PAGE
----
The Haitian Donkey is back in warm and very wet Haiti with friends


Hi All:
I didn’t get a chance to send you an update last time after we got back to let you know how the end of the week went. The last few days were a flurry of activities as we tried to wrap up projects and plan for further ones as well as what the Haitian part of our construction crew would do during our absence. The trip home went well, for which we are very grateful, and we settled back into the USA part of our lives smoothly. Had a good week getting to know Mark Snyder better and meeting and working with his son, Andrew, great additions to our Haiti team as they are innovative and can help bring dreams into reality, especially considering our limitations in non first world countries.

The three weeks in the US were hectic, trying to get things organized in that part of our lives, especially since we had the storm added to disrupt things, as well as trying to run Georgetown Medical Center for the better part of 4 days without the telephone or computer functioning. It certainly reminds us of the positive and negative effects of technology when it works and, more so, when it doesn’t. My partner, Dr. Lugthart, took a week vacation right before I left for Haiti, so that made that last week even more interesting. I am thankful for my supportive wife (and family) as well as my great coworkers who put up with the demands added to our lives as we try to serve God here in Haiti as well as the US. It is hectic and crazy at times, but so much better with such fantastic people to share the burdens that come with the territory.

We packed our 9 suitcases the week before and were ready and at the airport on time at 4:30 am on Saturday. We had a quick (40 minutes) layover in Chicago and were on our way to Miami on time. However, that was the end of the smoothness. On arrival in Miami, we were told our plane would be 4 hours late to Haiti. The rationale was that they had no crew available to fly the plane til then??? About 1 hour before departure, they announced that we would be another 1/2 hour late and brought out sandwiches, snacks and drinks to smooth out the restless customers. They asked everyone to take one of each, something not comprehensible to a Haitian mindset. The grinning little old ladies walked off with 4 of each item, typical for what happens each time one has a dinner for our people. We got on board and had a good trip, used a new thought process to get through customs smoothly and out the door at 8:45 pm in the dark. As we left, a major deluge dropped from the heavens and we were soaked just in the short trip to our vehicle. The roads in Port were more like a river, in places several feet deep and major chaos ensued. On good days, Haitians are not known to stay on their side of the road if there is a slow up of traffic up ahead, now there were often stalled vehicles drowning in the muddy water, so the traffic would form another line next to it, in places the other direction was 4 cars wide and we had only half a shoulder to go on. A governmental car with his red and blue flashers tried to squeeze past us, riding on our side of the barrier and bumped into our cow catcher front bumper, doing some damage to his side. The angry official screamed that he had the right of way, as was the government and pulled a gun on Jean Eddy, placing the barrel on his chest to intimidate him, which he was succeeding in doing. He demanded that I give him $400 USD for the damage to his car and we finally were able to continue our soggy trip. I fear this country runs by intimidation and will only get worse as the fairly ineffectual UN pulls out in October.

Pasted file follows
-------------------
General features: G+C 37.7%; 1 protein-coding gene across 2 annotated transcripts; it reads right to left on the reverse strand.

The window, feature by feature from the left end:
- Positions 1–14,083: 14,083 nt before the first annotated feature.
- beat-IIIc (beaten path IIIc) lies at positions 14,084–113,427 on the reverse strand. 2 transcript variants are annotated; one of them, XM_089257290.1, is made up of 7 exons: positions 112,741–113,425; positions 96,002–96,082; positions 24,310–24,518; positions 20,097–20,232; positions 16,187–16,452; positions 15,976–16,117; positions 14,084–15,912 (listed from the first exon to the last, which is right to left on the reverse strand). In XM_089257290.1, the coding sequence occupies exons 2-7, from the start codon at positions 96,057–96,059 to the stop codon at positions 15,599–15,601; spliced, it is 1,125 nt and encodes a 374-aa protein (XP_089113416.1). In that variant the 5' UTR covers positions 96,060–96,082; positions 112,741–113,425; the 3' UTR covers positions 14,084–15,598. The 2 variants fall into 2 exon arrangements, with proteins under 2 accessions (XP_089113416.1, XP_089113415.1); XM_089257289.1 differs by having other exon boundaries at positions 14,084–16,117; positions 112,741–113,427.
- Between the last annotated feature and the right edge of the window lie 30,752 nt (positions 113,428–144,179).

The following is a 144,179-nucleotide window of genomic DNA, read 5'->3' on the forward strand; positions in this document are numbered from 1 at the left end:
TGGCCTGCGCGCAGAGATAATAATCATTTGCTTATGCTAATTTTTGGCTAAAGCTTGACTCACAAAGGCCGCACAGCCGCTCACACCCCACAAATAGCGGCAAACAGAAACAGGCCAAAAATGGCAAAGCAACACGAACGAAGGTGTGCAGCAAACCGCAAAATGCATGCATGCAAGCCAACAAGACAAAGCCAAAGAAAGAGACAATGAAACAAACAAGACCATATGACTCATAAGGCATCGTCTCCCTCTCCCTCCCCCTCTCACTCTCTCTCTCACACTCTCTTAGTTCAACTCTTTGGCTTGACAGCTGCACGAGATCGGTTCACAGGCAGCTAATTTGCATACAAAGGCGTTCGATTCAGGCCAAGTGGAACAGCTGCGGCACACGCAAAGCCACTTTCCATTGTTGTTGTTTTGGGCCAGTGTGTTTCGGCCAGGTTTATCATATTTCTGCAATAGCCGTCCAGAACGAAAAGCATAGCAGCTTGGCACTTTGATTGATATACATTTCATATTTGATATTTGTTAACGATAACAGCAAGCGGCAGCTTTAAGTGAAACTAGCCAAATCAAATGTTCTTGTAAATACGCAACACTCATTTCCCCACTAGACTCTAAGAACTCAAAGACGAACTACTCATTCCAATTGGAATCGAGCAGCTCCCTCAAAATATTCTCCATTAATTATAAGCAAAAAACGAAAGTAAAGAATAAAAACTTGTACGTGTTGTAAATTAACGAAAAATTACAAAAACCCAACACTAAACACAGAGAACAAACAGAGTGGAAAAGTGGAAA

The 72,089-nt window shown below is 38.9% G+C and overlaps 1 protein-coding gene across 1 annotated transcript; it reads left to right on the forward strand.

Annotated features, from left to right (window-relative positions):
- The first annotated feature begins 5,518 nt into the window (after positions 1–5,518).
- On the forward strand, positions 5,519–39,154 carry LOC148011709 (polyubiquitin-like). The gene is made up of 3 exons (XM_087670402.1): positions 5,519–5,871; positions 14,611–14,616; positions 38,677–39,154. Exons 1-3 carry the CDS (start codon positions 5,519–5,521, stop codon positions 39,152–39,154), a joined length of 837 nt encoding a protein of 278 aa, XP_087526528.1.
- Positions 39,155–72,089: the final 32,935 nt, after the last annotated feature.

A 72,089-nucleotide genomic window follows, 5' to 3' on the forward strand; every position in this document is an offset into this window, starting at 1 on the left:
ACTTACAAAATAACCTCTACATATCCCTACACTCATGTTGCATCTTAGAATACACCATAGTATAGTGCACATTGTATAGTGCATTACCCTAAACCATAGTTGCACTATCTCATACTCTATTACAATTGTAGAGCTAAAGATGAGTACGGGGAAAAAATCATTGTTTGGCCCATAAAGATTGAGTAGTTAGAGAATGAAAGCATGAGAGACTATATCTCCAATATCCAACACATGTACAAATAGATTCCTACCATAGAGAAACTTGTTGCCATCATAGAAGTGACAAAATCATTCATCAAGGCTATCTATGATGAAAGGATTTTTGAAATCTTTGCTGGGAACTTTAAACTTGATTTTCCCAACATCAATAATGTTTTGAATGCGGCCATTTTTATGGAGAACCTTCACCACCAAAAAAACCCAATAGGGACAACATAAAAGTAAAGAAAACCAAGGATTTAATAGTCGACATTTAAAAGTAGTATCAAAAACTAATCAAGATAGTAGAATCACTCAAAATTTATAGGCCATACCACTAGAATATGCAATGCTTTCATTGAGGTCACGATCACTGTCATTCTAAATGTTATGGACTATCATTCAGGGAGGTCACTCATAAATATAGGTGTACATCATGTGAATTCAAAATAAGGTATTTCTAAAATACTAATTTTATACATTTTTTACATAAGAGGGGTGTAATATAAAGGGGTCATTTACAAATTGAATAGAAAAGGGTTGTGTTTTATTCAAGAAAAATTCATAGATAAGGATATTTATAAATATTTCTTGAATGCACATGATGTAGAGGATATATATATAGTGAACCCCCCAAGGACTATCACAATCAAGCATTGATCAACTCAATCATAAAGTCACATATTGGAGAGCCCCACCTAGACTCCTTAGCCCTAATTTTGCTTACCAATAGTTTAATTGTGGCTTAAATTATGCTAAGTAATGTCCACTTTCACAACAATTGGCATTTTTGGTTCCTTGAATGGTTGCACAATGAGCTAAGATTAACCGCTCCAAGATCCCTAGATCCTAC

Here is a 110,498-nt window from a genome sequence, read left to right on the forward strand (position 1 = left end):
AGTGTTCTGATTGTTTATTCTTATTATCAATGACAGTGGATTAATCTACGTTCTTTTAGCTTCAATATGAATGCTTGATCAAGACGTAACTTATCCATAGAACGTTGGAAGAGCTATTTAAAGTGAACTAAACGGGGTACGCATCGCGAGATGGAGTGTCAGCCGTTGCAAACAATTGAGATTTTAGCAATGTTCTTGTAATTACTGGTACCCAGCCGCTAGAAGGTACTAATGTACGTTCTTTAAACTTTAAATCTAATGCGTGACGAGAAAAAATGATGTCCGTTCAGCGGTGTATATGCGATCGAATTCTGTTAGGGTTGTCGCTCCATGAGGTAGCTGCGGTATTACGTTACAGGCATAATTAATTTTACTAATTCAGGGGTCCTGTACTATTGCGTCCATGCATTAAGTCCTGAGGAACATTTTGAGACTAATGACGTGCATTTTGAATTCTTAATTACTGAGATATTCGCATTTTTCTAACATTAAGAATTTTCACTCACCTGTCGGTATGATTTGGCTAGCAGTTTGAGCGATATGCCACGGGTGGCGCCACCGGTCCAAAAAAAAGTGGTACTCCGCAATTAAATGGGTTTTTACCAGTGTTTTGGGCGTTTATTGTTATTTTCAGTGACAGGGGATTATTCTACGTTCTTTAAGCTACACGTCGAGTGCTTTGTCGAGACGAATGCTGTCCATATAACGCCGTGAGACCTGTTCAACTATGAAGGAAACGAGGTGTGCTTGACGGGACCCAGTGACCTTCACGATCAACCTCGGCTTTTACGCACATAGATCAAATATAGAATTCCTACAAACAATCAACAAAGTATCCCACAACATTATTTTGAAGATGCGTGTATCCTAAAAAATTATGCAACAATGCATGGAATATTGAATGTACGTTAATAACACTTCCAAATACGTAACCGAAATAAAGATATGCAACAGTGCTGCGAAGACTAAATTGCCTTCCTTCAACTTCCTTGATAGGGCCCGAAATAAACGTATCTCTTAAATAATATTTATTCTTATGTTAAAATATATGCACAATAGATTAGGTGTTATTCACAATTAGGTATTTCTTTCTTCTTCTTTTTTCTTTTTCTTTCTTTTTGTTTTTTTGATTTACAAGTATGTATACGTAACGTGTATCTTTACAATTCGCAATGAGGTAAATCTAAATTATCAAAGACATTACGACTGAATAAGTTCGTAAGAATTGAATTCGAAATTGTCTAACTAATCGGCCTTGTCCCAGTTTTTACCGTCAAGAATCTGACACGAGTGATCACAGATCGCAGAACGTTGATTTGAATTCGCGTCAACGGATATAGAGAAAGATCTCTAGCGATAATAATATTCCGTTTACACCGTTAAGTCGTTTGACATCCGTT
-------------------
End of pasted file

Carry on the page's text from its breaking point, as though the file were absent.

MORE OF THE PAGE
Tom Failing was trying to pass a kidney stone, plus has about as nasty a case of motion sickness as John Harlett and I do, so we made a straggly bunch as we finally came out of the water and continued on our way, arriving at the hospital at 3:20 am, wet, droopy and bewildered. We all were soon in our various beds, not caring much about the niceties of preparation for that and slept til the morning light arrived to start our week of work here. Tom, John and Kurt went to Renault and then assessed the situation with the new developments, including some we had no idea existed, like USAID putting solar panels up on the treehouse that the men crews sleep in (right where they hoped to put a second roof of our steel to allow some space for the heat to escape before pounding on their heads). I saw a goodly number of patients and we all had a nice visit by Dr. William and his lovely family. He has vacation this week and will be operating with Moise and me, something I am looking forward to enjoying. He did say that he was not one of the 2 (of 6) residents that could read enough of the scribbles and come up with the answers to pass the test, so he will have to try again in a couple months. Pray for wisdom and strength for him as he continues to work towards this lofty goal of ours. He said that there are rumors that another strike may take place, that is a definite prayer request, as that already has cost him a year of work/time.

We are all dried out, have settled into the routine laid out for us for the week and thankful that the trip was not any more painful than it was. Thanks for praying for us and supporting our efforts for His glory here at Centre de Sante Lumiere in Les Cayes, Haiti.

In His Service,

Bill, John, Kurt and Tom